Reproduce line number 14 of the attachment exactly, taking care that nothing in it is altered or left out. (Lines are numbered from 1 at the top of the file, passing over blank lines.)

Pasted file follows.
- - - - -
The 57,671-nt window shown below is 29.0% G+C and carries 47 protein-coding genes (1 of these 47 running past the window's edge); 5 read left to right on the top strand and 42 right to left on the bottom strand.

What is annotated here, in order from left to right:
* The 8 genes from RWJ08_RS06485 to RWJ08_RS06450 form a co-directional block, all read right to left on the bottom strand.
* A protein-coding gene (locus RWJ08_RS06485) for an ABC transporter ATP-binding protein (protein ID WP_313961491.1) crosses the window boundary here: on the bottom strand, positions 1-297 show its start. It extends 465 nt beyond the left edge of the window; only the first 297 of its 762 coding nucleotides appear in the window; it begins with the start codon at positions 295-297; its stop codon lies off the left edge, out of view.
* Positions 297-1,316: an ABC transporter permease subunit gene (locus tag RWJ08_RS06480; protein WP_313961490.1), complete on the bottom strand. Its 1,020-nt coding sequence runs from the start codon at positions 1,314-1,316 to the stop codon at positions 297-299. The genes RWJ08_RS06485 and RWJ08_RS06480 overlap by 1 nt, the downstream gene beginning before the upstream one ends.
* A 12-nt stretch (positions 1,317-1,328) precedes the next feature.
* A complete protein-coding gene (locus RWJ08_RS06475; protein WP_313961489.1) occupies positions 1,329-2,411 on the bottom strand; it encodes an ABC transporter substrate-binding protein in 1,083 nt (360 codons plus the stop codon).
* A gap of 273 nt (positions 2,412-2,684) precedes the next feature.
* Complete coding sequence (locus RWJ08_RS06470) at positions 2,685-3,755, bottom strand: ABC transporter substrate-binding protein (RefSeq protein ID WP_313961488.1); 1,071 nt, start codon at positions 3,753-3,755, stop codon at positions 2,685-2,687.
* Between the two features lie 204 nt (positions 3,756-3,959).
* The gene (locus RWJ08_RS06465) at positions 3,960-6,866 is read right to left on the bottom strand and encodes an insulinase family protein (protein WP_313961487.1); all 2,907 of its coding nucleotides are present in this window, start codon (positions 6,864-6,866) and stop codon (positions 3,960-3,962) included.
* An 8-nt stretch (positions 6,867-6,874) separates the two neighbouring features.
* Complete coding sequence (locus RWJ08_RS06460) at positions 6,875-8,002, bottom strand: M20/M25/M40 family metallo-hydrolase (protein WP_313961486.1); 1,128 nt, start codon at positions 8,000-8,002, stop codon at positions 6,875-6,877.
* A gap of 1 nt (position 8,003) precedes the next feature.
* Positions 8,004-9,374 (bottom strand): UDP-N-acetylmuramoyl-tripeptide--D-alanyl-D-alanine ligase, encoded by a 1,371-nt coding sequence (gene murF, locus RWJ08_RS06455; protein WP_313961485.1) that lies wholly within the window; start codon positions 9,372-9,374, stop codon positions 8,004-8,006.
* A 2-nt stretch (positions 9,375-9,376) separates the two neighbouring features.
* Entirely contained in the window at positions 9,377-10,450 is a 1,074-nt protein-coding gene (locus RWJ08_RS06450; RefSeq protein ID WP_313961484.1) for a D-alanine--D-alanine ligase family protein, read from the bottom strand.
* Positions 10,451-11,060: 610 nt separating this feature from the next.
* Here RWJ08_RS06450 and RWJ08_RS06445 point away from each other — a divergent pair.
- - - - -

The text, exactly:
* A gap of 1 nt (position 8,003) precedes the next feature.